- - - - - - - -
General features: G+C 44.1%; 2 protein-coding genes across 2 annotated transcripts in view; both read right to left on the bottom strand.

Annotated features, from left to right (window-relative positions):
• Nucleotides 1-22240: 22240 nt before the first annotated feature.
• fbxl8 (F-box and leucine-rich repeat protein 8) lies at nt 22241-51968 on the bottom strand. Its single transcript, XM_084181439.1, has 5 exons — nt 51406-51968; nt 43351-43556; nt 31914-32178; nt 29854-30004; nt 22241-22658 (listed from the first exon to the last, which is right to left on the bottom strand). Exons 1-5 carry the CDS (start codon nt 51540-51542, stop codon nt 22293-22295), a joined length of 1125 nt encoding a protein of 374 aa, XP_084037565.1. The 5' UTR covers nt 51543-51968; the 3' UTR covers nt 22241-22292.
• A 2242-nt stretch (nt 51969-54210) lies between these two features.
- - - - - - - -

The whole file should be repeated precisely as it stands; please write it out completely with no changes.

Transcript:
General features: G+C 44.1%; 2 protein-coding genes across 2 annotated transcripts in view; both read right to left on the bottom strand.

Annotated features, from left to right (window-relative positions):
• Nucleotides 1-22240: 22240 nt before the first annotated feature.
• fbxl8 (F-box and leucine-rich repeat protein 8) lies at nt 22241-51968 on the bottom strand. Its single transcript, XM_084181439.1, has 5 exons — nt 51406-51968; nt 43351-43556; nt 31914-32178; nt 29854-30004; nt 22241-22658 (listed from the first exon to the last, which is right to left on the bottom strand). Exons 1-5 carry the CDS (start codon nt 51540-51542, stop codon nt 22293-22295), a joined length of 1125 nt encoding a protein of 374 aa, XP_084037565.1. The 5' UTR covers nt 51543-51968; the 3' UTR covers nt 22241-22292.
• A 2242-nt stretch (nt 51969-54210) lies between these two features.